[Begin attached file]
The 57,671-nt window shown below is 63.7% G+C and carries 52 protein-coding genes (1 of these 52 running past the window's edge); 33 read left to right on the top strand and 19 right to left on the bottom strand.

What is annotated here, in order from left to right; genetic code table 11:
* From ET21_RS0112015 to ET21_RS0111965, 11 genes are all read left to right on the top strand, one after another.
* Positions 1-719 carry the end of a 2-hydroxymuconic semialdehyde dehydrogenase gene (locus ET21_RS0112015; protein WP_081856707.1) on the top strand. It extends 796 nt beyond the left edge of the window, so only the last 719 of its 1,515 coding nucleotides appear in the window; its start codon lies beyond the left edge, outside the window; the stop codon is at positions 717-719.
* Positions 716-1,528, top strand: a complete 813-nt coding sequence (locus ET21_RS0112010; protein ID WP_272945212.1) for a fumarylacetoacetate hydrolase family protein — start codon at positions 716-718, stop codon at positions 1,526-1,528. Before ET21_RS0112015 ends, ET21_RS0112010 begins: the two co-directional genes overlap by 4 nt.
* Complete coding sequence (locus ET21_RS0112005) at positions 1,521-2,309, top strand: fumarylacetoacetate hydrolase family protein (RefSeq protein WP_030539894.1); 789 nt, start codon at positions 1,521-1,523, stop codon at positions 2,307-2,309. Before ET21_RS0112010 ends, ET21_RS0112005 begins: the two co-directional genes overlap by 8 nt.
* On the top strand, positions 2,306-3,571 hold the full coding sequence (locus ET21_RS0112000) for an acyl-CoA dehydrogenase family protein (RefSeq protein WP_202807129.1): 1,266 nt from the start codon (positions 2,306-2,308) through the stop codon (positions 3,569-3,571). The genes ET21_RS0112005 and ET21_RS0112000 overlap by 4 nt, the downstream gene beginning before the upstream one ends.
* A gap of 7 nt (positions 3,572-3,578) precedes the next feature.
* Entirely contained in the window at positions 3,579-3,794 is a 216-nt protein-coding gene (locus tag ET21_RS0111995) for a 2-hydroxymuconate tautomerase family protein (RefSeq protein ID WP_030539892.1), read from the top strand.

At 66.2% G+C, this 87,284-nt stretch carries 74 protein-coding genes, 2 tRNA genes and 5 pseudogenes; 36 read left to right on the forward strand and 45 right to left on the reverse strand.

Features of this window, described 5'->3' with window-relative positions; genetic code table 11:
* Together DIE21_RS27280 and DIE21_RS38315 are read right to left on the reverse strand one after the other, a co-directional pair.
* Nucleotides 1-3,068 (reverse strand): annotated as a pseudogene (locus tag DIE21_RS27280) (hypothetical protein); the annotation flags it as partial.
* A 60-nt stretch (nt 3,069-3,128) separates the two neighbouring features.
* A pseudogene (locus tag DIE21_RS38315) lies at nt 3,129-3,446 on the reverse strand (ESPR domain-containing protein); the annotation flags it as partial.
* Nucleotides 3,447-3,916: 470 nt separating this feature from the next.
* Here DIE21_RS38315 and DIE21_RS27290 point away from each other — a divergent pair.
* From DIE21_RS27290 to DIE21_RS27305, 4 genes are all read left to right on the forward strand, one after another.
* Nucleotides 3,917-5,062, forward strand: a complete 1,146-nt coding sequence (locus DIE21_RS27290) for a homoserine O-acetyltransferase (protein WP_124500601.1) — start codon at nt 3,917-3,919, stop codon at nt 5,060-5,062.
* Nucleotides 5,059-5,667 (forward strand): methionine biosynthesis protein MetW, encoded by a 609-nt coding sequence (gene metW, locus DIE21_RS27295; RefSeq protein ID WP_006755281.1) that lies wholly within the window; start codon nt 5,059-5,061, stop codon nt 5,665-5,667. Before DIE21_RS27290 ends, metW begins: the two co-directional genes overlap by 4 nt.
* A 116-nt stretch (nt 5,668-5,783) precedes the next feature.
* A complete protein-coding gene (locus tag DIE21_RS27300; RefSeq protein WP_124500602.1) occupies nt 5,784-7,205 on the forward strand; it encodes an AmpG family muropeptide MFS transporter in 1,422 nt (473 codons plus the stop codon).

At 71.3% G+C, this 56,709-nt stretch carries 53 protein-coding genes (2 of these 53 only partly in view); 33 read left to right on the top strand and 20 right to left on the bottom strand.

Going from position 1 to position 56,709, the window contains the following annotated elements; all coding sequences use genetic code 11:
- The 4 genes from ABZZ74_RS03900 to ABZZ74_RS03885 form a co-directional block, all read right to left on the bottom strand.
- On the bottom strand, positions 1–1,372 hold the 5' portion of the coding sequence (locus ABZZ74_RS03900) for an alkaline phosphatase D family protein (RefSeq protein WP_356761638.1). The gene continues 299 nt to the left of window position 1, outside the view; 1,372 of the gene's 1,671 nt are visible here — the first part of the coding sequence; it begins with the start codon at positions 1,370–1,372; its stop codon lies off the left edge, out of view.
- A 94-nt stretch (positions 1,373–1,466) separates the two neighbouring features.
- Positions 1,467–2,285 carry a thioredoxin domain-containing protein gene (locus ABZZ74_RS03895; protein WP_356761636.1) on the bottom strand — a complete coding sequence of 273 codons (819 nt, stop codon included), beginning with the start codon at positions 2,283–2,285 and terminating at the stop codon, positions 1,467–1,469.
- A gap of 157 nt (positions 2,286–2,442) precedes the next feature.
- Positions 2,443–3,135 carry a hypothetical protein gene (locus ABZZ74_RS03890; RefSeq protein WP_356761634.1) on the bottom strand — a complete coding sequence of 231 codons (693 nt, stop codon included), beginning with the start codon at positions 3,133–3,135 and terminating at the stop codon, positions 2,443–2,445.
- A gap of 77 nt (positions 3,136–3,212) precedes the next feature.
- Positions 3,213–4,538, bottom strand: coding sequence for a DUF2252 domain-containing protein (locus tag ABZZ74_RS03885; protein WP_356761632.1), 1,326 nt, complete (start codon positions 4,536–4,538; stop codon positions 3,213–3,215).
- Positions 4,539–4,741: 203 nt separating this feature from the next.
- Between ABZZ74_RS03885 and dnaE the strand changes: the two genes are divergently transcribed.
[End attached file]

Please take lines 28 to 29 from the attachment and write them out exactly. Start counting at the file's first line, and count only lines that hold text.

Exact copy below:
- Positions 1,467–2,285 carry a thioredoxin domain-containing protein gene (locus ABZZ74_RS03895; protein WP_356761636.1) on the bottom strand — a complete coding sequence of 273 codons (819 nt, stop codon included), beginning with the start codon at positions 2,283–2,285 and terminating at the stop codon, positions 1,467–1,469.
- A gap of 157 nt (positions 2,286–2,442) precedes the next feature.